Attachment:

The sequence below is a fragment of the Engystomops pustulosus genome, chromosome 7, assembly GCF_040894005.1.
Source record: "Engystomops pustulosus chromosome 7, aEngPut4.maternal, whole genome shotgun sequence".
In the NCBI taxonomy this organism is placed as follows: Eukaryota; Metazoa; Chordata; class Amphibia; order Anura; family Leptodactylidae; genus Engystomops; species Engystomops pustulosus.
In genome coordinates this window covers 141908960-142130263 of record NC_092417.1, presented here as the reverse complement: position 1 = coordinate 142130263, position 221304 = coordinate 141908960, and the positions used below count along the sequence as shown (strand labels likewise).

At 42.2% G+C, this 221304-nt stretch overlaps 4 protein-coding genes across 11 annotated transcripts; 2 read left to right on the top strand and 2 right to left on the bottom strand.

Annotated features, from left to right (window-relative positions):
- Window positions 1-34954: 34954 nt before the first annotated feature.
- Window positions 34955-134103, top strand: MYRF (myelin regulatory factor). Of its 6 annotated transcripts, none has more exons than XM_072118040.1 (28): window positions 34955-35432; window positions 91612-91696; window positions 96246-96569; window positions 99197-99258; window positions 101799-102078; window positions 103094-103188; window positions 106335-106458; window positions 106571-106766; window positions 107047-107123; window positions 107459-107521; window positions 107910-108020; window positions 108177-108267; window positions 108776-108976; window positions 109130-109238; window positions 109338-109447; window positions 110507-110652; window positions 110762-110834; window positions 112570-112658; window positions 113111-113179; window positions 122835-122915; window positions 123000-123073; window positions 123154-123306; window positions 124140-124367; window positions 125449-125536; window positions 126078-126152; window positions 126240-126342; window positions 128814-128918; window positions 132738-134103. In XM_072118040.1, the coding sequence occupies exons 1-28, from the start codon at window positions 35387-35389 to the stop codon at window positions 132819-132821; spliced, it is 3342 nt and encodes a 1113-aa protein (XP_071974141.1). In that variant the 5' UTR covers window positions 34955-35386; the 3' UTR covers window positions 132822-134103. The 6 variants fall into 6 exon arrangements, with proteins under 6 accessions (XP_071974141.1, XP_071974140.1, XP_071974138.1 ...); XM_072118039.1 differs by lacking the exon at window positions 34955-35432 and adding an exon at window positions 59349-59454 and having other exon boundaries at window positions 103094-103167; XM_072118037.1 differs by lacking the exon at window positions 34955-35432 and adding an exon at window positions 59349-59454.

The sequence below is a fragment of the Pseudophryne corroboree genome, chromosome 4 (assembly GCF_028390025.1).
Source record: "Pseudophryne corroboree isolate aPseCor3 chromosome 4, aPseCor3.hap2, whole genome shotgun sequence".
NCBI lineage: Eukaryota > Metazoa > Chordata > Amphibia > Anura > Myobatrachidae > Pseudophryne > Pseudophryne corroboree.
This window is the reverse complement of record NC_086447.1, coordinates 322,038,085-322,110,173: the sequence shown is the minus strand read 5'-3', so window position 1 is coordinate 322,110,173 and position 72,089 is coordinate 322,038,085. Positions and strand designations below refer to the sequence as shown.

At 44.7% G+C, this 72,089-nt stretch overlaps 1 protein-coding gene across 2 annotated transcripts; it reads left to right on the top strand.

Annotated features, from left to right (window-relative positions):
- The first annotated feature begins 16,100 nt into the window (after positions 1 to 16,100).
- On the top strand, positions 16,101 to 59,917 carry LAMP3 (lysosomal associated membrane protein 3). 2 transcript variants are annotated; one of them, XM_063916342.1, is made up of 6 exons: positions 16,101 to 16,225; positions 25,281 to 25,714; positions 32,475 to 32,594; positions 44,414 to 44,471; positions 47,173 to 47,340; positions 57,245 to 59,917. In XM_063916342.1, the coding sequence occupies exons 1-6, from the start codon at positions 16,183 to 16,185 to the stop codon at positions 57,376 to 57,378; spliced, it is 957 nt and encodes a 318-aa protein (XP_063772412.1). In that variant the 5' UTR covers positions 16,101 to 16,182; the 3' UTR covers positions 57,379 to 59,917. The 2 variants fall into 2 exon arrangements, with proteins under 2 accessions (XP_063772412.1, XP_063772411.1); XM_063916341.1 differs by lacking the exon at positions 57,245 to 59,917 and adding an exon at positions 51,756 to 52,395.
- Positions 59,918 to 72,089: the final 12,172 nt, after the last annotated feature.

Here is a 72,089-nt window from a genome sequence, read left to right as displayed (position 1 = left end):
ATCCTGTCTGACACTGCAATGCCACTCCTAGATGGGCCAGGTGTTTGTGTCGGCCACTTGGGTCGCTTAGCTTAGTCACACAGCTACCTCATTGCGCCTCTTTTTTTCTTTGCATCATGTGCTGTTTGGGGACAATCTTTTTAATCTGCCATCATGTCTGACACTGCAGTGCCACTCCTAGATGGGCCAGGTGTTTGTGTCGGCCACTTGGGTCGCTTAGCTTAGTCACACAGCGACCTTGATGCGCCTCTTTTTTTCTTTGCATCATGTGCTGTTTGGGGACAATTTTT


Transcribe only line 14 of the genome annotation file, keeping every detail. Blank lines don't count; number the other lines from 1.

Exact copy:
Annotated features, from left to right (window-relative positions):